jnenadal
jnenadal

Where is the power supply tester? About 70% of all computers I work on have a bad power supply which sometimes results in damages to the mainboard, CPU and RAM. Testing the power supply first can help you prevent wasting time by ensuring that the system is getting the power it needs. Also, a bad power supply can damage components, so you wouldn't want to use a bad power supply on new parts. Test it first. If it's bad, replace it and see if the computer works now. If still no POST, at least you know the power supply won't damage the next board. Another important tool is a cattle prod. This can be used to keep those annoying customers away that have to have their noses right in the computer while you are troubleshooting. One quick zap, they hit the wall, and you have at least 15 minutes of free time to figure out what is wrong with the faulty machine.

eatont9999
eatont9999

Extra power cable or two and a digital PSU tester are good to have.

LENNY
LENNY

you must include some cotton bud and some cleaning materials as well. Lenny

mpoyhonen
mpoyhonen

I would add a magnifying glass.

ralphsabean
ralphsabean

One tool was not mentioned much was a magnifying lamp when soldering and desoldering equipment and lighting is very important but you need the magnifying lamp as well too check for soldering faults and hidden beads as well as bad connections.There were many items mentioned that I would not have thought of there as well. Some times a spare monitor is needed too.

franciscofossa
franciscofossa

Crimper (minimal with RJ11 and RJ45), Cable cutter, RJ11 AND RJ45 connectors!! Same consideration if working with BNC or fiber!!! A Cellular phone capable of handsfree operation!!!!!!!!!! and/or PDA with WIFI capability (Bluetooth maybe too)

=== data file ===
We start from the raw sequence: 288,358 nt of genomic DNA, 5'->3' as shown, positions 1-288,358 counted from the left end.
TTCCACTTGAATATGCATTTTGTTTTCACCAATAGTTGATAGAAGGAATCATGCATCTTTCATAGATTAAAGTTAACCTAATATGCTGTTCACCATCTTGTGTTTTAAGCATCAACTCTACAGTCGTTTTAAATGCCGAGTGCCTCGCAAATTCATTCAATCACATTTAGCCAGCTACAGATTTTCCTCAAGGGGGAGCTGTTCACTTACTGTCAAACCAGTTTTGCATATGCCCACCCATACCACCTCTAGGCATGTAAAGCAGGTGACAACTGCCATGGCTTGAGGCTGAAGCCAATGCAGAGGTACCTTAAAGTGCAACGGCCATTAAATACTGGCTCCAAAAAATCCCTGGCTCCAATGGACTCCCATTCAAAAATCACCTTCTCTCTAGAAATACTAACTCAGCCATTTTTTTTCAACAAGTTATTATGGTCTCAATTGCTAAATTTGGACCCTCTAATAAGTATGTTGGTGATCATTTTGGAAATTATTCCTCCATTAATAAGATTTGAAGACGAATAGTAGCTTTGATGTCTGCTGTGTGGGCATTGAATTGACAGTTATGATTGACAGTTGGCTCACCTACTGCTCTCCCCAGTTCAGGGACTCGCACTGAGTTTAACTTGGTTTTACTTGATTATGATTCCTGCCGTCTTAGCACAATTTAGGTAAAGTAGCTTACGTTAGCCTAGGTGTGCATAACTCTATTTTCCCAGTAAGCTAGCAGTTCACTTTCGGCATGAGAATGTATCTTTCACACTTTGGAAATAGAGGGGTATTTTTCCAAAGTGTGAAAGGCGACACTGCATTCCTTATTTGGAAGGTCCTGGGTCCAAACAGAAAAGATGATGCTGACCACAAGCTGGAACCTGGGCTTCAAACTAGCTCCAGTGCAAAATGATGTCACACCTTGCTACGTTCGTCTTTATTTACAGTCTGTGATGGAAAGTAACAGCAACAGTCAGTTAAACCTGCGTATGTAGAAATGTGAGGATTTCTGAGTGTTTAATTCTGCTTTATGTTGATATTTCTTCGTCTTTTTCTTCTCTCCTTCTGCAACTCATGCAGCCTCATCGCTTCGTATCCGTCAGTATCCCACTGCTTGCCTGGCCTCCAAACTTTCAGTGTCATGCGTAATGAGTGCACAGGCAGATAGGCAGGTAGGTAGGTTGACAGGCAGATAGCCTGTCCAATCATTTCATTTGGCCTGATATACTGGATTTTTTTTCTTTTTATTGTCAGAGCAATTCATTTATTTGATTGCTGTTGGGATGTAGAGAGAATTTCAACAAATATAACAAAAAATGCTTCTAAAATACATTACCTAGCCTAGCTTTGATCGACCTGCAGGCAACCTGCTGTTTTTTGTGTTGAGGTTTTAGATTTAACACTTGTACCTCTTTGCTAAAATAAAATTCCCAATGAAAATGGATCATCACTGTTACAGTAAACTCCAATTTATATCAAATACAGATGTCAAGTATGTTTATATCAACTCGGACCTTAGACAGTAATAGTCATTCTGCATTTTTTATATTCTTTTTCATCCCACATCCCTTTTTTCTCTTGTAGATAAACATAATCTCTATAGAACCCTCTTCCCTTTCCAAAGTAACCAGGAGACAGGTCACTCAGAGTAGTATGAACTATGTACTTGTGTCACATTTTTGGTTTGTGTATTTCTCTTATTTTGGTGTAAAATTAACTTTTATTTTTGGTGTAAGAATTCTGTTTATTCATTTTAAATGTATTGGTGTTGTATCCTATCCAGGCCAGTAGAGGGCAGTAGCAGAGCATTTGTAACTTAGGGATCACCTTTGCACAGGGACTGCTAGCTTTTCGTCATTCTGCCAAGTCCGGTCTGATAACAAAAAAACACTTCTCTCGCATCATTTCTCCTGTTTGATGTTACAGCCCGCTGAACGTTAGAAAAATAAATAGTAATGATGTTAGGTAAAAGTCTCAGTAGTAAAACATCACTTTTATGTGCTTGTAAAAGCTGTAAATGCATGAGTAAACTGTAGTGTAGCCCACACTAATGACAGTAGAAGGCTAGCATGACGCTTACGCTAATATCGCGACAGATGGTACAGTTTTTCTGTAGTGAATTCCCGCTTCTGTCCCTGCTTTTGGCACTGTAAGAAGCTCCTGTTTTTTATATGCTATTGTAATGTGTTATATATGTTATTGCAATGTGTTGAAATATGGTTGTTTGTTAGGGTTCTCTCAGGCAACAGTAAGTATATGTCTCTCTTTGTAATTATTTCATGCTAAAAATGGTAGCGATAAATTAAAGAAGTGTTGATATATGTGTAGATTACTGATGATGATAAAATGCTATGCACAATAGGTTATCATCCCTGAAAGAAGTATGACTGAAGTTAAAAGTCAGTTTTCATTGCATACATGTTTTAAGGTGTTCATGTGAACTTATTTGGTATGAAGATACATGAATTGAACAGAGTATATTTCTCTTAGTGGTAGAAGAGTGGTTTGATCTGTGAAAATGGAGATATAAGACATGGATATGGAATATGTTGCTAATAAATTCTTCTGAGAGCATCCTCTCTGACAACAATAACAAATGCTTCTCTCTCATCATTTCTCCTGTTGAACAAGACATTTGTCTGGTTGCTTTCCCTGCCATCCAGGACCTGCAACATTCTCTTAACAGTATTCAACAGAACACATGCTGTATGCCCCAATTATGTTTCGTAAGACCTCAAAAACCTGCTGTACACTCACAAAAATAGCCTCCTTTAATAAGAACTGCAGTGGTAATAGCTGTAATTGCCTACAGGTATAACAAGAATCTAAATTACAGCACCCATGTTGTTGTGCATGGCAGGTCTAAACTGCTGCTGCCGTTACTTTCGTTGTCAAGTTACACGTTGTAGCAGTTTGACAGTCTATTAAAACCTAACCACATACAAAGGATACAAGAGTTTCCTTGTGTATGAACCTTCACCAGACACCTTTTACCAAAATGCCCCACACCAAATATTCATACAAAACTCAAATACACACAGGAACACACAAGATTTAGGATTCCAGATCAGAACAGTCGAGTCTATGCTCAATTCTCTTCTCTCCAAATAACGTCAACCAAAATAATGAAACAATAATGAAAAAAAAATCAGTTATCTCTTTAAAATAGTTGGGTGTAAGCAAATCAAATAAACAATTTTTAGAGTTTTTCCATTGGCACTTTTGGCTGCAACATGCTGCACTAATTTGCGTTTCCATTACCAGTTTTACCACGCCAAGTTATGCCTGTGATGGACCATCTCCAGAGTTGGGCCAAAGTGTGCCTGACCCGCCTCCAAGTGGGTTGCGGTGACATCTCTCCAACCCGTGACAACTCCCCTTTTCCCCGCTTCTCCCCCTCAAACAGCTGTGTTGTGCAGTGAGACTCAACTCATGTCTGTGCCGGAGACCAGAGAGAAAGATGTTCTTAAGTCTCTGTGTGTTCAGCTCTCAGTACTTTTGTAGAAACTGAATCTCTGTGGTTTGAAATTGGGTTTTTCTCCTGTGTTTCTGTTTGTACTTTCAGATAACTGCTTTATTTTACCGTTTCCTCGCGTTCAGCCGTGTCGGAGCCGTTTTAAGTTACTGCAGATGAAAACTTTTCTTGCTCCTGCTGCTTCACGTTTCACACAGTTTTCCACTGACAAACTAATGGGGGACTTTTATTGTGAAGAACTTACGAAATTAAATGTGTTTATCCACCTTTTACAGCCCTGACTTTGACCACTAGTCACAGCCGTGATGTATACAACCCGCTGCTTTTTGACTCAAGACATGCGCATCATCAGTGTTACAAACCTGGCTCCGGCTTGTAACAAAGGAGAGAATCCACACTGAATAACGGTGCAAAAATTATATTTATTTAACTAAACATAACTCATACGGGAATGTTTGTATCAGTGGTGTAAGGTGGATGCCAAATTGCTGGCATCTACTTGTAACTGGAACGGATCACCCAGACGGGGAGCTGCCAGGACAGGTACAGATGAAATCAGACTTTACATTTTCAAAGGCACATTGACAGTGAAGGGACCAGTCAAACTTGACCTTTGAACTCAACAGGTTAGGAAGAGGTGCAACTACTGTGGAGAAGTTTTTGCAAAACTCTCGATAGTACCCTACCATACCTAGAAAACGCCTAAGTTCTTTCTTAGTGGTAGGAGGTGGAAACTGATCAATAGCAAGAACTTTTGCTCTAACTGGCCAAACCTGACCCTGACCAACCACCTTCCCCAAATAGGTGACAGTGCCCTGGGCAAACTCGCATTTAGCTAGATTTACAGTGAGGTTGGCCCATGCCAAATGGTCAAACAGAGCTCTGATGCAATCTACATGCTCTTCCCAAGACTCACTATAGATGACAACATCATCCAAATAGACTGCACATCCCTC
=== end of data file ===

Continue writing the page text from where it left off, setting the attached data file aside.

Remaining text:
srmcevoy
srmcevoy

My set of screw driver's are static conducting. In stead of shocking the component it transfers it up the handle. I also Carry All windows OS Disks, a multiboot recover disk with erdmans, Slax Linux, Windows PE. On my thumb drive I carry malwarebytes, regcure, ccleaner, adaware, and asquared to clean up infected machines. http://bookreviewsandmore.ca/2008/11/computer-tools-tips-and-tricks.html

jon
jon

I frequently need some kind of serial cable to connect to the management interface of embedded devices, switches or routers. I have made a collection of 6 (3 male & 3 female)serial adapters with DP9 in one end and RJ45 in the other. These allows me to make 8 different DP9 -> DP9 serial cables and a DP9 -> RJ45 serial cable just by using a normal patchcable. Many new laptops dos not have a serial port, so my kit also include a USB to Serial adapter.

alinawaz83
alinawaz83

Where is RJ-45 connectors, Extra power and Data cables, testing twisted pair cables, etc

neidle
neidle

The video was fine, but you missed my favorite tool. I do a lot of computer deployments and found that a 7-in-1 screwdriver can be the only tool that I need. It is quicker and safer for opening cardboard boxes than a box cutter and you still have a screwdriver for aid in removing stubborn data cables.